The Jackson Laboratory is accusing a Chinese university of misusing its mice.
Jackson Lab — which makes a lot of money selling mice — is suing to stop a Chinese university it accuses of selling offspring of the genomics center’s mice used for research. The lab operates a research center in Farmington and is based in Bar Harbor, Maine.
Jackson Lab filed a complaint Monday in federal court in Maine. It’s seeking arbitration in its dispute with Nanjing University and affiliated research centers.
The research mice are a critical part of Jackson Lab’s business, accounting for millions of dollars in revenue. Mouse models of gene mutations with aspects in common between mice and humans can lead to new models of human disease, useful for drug screening, preclinical studies and better understanding of diseases and conditions, it says.
In court papers, Jackson Lab said it was acting to defend the integrity of its research.
It accuses the university and research centers of violating a 2004 agreement by selling to third parties mice that are descendants of certain mice purchased from Jackson Lab.
All mice and those bred from the mice purchased from Jackson Lab are subject to restrictions imposed by the agreement, Jackson Lab said in its lawsuit.
Xiang Gao, former director of the Model Animal Research Center who was named in the court papers did not immediately respond to an email seeking comment.
Jackson Lab said an official of the Nanjing Biomedical Research Institute of Nanjing University assured Jackson Lab in April 2016 that it removed all Jackson mice from its website and stopped the sale of the strains of mice until it gets permission from Jackson Lab.
However, Jackson Lab said the research institute “continues to develop and transfer” mice that are advertised for sale. The mice are “clearly the descendants” of mice purchased from Jackson Lab for research purposes only, it said.
The sale of mice is big business for Jackson Lab, though it’s known in Connecticut for its genomic research. In its 2016 annual report, Jackson Lab called its mice an “international resource” and said they were distributed to more than 23,000 research labs in 52 countries.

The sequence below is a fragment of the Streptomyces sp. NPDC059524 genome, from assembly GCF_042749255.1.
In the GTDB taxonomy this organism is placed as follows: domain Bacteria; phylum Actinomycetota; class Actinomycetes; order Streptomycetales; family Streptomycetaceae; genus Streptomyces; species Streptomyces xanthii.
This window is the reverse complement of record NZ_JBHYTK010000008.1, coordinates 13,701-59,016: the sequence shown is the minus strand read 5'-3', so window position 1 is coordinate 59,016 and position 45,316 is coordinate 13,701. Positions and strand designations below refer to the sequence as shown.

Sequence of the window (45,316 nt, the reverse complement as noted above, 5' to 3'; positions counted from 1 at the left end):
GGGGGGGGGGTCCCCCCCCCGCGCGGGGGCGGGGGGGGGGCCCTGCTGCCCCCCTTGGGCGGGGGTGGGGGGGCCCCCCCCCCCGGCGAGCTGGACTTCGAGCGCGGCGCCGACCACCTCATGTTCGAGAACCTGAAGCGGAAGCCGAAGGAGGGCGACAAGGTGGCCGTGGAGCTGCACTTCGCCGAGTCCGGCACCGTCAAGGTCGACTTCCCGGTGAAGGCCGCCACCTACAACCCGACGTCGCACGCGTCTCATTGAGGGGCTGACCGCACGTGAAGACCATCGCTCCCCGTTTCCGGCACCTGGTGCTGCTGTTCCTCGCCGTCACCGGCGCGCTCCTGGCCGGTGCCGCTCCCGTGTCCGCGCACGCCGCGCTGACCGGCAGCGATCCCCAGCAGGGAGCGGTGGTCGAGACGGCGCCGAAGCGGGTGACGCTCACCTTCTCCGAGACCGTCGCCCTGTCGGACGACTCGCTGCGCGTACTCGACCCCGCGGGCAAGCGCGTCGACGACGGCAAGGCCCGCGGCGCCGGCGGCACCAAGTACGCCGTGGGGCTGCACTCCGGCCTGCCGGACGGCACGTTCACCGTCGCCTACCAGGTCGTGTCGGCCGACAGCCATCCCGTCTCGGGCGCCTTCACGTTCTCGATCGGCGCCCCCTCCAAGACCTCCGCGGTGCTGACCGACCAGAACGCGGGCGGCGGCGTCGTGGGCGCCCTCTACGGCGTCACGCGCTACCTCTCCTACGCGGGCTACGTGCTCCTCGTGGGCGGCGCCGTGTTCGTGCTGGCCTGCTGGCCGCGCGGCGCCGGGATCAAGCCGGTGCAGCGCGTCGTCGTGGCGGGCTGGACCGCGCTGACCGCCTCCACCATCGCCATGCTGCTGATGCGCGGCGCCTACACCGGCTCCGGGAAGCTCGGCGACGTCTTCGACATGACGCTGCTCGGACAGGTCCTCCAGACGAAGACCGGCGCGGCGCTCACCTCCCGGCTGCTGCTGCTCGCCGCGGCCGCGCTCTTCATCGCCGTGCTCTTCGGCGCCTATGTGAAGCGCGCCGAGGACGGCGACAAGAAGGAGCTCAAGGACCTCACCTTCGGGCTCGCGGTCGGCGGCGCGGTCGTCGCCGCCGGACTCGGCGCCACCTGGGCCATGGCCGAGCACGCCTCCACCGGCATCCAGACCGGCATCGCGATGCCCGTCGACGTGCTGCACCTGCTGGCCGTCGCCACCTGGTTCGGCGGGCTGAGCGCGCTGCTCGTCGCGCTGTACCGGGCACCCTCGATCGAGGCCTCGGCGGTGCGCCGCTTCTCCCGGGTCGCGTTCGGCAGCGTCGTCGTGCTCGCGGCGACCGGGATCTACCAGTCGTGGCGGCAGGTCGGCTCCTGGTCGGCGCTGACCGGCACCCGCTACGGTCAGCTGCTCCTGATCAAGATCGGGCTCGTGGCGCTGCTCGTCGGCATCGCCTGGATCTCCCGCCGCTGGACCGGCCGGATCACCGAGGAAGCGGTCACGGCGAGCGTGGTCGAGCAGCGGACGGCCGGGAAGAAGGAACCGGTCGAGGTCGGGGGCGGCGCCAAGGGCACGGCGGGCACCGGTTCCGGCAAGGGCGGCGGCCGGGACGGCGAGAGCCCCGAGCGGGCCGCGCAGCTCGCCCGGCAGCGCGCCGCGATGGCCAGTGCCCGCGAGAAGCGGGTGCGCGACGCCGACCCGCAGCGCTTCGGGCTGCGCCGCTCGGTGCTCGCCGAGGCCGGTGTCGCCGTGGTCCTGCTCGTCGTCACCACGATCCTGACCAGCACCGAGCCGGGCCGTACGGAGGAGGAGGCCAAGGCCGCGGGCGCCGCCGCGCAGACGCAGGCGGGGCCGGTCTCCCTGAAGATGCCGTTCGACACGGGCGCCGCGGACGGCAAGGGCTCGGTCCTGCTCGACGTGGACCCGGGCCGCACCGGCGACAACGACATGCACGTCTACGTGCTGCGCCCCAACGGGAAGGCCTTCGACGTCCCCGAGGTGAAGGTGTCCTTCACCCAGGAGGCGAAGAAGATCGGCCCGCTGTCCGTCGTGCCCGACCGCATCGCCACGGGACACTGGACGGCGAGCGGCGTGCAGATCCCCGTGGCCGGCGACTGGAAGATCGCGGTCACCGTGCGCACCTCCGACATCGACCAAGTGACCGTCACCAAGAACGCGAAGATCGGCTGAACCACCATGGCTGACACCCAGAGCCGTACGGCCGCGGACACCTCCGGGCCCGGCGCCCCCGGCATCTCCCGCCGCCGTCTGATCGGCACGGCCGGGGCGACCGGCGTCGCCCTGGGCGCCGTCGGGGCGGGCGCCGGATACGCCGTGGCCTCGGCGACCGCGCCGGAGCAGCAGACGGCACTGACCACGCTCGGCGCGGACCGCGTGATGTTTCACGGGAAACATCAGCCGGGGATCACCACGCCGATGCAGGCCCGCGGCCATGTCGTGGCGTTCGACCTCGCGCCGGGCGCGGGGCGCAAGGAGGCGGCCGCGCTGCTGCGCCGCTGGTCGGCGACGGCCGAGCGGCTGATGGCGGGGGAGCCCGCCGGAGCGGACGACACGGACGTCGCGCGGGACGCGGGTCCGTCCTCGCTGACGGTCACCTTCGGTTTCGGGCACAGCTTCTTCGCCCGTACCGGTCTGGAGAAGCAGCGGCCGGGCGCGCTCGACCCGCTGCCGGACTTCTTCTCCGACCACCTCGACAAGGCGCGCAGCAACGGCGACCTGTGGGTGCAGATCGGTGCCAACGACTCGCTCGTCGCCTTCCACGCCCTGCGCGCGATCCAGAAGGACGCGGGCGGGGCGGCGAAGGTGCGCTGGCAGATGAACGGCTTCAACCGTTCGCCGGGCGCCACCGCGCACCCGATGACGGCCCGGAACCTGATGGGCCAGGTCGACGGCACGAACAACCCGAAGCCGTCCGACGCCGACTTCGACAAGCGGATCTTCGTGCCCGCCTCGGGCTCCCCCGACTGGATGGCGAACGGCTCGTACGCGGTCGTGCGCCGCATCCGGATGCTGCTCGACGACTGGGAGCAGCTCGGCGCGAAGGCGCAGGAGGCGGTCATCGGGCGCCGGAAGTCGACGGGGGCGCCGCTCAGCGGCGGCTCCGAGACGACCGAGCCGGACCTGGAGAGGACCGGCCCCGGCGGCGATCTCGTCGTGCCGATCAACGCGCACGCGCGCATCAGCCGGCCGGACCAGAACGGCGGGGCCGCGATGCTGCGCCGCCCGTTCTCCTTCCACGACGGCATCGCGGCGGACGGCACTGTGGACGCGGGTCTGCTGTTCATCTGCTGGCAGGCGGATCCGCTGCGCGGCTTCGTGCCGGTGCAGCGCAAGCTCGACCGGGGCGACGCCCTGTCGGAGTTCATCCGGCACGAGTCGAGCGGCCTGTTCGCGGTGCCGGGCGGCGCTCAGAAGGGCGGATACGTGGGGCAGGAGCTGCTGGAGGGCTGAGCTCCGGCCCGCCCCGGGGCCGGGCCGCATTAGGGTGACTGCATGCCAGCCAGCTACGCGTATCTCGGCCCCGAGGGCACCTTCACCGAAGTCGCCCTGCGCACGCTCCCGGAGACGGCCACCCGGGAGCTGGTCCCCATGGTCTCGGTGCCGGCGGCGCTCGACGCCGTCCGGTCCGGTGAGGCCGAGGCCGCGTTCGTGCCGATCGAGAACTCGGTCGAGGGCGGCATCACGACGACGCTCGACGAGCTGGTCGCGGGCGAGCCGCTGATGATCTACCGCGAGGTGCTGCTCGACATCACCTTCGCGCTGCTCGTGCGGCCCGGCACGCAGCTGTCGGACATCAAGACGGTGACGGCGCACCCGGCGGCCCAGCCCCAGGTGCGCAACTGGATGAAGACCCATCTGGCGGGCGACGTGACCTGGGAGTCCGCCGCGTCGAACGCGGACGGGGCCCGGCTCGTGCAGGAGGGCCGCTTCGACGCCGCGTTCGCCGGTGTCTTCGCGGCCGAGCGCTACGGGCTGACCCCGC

It credits the mice for leading to breakthroughs in cancer, Alzheimer’s disease, Parkinson’s, cardiology, diabetes, glaucoma and other diseases and conditions.
Jackson Lab does not disclose revenue from its trade in research mice. It posted $231 million in revenue from its programs in 2016, or nearly 71 percent of total revenue of $327 million.
Jackson Lab ensures its mice are genetically consistent and those purchased from the lab, but bred and resold by an unknown third party, may be subject “to genetic variation through random mutation,” it said in its federal court filing.
Genetic variability in mice can introduce uncertainty into research results and “confound research findings,” Jackson Lab said.
“Because of this, the ability to control and consistently maintain the underlying genetic make-up of the mice sold to research institutions is of paramount importance to Jackson and to the research community at large,” it said.
A “crucial part” of its efforts to discover genomic solutions for disease and its work with other biomedical researchers and labs is making more than 9,000 strains of mice available to researchers investigating diseases and conditions, said Jackson Lab spokeswoman Stephanie Wasco.
“Our mice are the most published mouse models in the world for very good reason, and we take our relationships with research institutions around the globe very seriously,” she said.